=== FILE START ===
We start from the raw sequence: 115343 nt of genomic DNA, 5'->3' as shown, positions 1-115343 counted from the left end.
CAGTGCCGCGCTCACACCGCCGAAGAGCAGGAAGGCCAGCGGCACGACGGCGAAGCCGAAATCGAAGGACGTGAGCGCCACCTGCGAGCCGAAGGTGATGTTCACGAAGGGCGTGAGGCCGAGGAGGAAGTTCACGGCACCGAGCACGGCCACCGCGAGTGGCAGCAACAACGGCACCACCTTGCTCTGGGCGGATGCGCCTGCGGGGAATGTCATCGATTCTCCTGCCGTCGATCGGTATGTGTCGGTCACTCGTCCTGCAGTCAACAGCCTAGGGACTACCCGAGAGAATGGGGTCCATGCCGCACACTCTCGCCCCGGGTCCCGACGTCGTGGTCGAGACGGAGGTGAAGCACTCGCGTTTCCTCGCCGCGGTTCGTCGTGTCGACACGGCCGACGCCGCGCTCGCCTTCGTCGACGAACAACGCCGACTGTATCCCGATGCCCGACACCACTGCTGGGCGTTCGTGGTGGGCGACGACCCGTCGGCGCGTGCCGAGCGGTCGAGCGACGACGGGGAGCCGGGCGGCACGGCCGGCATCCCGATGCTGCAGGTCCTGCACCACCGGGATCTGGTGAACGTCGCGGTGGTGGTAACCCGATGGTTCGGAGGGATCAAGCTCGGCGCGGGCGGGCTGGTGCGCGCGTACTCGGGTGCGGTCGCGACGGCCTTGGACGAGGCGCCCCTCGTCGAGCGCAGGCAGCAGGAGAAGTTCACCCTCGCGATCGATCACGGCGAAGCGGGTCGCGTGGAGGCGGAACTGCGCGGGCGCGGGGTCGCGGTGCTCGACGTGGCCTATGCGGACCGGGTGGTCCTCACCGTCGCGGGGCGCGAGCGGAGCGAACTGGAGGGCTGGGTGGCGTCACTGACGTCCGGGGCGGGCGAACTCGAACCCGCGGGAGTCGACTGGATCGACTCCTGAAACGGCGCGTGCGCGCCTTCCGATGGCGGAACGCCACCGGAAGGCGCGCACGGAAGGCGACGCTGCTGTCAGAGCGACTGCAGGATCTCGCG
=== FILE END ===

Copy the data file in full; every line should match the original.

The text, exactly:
We start from the raw sequence: 115343 nt of genomic DNA, 5'->3' as shown, positions 1-115343 counted from the left end.
CAGTGCCGCGCTCACACCGCCGAAGAGCAGGAAGGCCAGCGGCACGACGGCGAAGCCGAAATCGAAGGACGTGAGCGCCACCTGCGAGCCGAAGGTGATGTTCACGAAGGGCGTGAGGCCGAGGAGGAAGTTCACGGCACCGAGCACGGCCACCGCGAGTGGCAGCAACAACGGCACCACCTTGCTCTGGGCGGATGCGCCTGCGGGGAATGTCATCGATTCTCCTGCCGTCGATCGGTATGTGTCGGTCACTCGTCCTGCAGTCAACAGCCTAGGGACTACCCGAGAGAATGGGGTCCATGCCGCACACTCTCGCCCCGGGTCCCGACGTCGTGGTCGAGACGGAGGTGAAGCACTCGCGTTTCCTCGCCGCGGTTCGTCGTGTCGACACGGCCGACGCCGCGCTCGCCTTCGTCGACGAACAACGCCGACTGTATCCCGATGCCCGACACCACTGCTGGGCGTTCGTGGTGGGCGACGACCCGTCGGCGCGTGCCGAGCGGTCGAGCGACGACGGGGAGCCGGGCGGCACGGCCGGCATCCCGATGCTGCAGGTCCTGCACCACCGGGATCTGGTGAACGTCGCGGTGGTGGTAACCCGATGGTTCGGAGGGATCAAGCTCGGCGCGGGCGGGCTGGTGCGCGCGTACTCGGGTGCGGTCGCGACGGCCTTGGACGAGGCGCCCCTCGTCGAGCGCAGGCAGCAGGAGAAGTTCACCCTCGCGATCGATCACGGCGAAGCGGGTCGCGTGGAGGCGGAACTGCGCGGGCGCGGGGTCGCGGTGCTCGACGTGGCCTATGCGGACCGGGTGGTCCTCACCGTCGCGGGGCGCGAGCGGAGCGAACTGGAGGGCTGGGTGGCGTCACTGACGTCCGGGGCGGGCGAACTCGAACCCGCGGGAGTCGACTGGATCGACTCCTGAAACGGCGCGTGCGCGCCTTCCGATGGCGGAACGCCACCGGAAGGCGCGCACGGAAGGCGACGCTGCTGTCAGAGCGACTGCAGGATCTCGCG